United States of America v. John H. Fewell, 255 F.2d 496 (5th Cir. 1958)Annotate this Case
Charles K. Rice, Asst. Atty. Gen., Lee A. Jackson, David O. Walter, George F. Lynch, Attys., Washington, D. C., Edith House, Asst. U. S. Atty., Jacksonville, Fla. (James L. Guilmartin, U. S. Atty., Miami, Fla., Harry Baum, Atty., Dept. of Justice, Washington, D. C., on the brief), for appellant.
William R. Frazier, Jacksonville, Fla., (Hill & Frazier, James P. Hill, Jacksonville, on the brief), for appellee.
Before RIVES, TUTTLE and JONES, Circuit Judges.
JONES, Circuit Judge.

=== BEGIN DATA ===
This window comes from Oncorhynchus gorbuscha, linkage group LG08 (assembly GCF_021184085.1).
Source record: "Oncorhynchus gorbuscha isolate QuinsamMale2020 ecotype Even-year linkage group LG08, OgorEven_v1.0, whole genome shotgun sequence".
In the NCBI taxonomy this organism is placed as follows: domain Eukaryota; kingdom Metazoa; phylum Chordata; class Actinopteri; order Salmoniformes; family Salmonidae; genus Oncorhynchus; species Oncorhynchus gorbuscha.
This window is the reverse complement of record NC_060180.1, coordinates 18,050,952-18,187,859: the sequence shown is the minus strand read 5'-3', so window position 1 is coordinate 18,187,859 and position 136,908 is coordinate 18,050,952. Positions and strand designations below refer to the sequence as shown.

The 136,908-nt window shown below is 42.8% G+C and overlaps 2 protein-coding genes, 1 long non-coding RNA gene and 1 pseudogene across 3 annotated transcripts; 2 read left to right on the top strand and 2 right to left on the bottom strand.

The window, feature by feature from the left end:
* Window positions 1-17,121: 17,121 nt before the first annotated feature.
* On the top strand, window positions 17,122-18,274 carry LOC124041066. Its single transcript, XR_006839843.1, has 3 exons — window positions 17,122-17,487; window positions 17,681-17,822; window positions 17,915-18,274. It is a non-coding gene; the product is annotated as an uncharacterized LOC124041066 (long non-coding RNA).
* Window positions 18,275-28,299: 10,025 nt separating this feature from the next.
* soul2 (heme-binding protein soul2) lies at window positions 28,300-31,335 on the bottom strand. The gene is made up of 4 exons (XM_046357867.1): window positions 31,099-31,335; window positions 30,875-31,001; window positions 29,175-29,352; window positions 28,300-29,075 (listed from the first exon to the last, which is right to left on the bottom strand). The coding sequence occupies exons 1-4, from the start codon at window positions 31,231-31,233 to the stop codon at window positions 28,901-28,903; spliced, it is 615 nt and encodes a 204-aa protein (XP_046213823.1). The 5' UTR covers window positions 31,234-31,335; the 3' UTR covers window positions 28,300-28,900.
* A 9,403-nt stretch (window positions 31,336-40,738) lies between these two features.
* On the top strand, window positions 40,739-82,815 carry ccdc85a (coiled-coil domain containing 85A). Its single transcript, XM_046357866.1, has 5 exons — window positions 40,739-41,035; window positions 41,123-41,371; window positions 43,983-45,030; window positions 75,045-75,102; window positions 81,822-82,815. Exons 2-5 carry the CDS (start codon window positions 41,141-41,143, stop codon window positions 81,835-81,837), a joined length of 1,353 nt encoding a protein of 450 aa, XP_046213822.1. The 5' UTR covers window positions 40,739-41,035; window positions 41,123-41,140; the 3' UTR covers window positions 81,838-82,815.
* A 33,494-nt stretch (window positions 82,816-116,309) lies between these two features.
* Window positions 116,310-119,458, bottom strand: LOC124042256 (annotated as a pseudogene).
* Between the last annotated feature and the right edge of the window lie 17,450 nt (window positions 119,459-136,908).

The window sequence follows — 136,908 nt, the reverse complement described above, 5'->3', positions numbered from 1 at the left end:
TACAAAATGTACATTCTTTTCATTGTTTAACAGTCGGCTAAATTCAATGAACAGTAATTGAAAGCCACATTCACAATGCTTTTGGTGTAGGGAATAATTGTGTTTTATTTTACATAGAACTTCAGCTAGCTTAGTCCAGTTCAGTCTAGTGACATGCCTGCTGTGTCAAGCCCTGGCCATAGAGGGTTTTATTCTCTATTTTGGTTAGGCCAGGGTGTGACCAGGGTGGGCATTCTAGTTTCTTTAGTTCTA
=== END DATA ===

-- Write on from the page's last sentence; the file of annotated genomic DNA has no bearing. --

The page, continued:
The appellee, John H. Fewell, herein called the taxpayer, at the beginning of 1947, owned 35 shares and L. H. Simpson owned 36 shares of the capital stock of Petroleum Engineering Company, Inc. No other stock of the company was then outstanding. The taxpayer, in 1947, bought 35 of Simpson's 36 shares for $12,375. Taxpayer gave Simpson $4,000 in cash and agreed to pay the balance in 36 monthly installments with interest at five per cent. To raise the $4,000 down payment, the taxpayer sold 17 shares of stock in the company to O. W. Collins for $6,125, of which $5,000 was then paid and the balance was paid some time later. These shares were subsequently purchased by the company and carried as treasury stock. To obtain the funds to pay the installments to Simpson, the taxpayer borrowed from the company the amounts necessary, from time to time, to meet the installments, and these amounts were charged to the taxpayer on the company's books. At the close of 1949 the amount of this indebtedness of the taxpayer to his company was $7,778.54. At the end of the year the taxpayer transferred to the company 22 shares of its stock and his account with the corporation was given a credit of $7,778.54. The 22 shares were set up on the company books as treasury stock. The company's books showed the stock transfer was made in payment of the loan. The company then had outstanding 32 shares of stock, of which 30 were owned by the taxpayer, one was in the name of his wife and one was held by Simpson.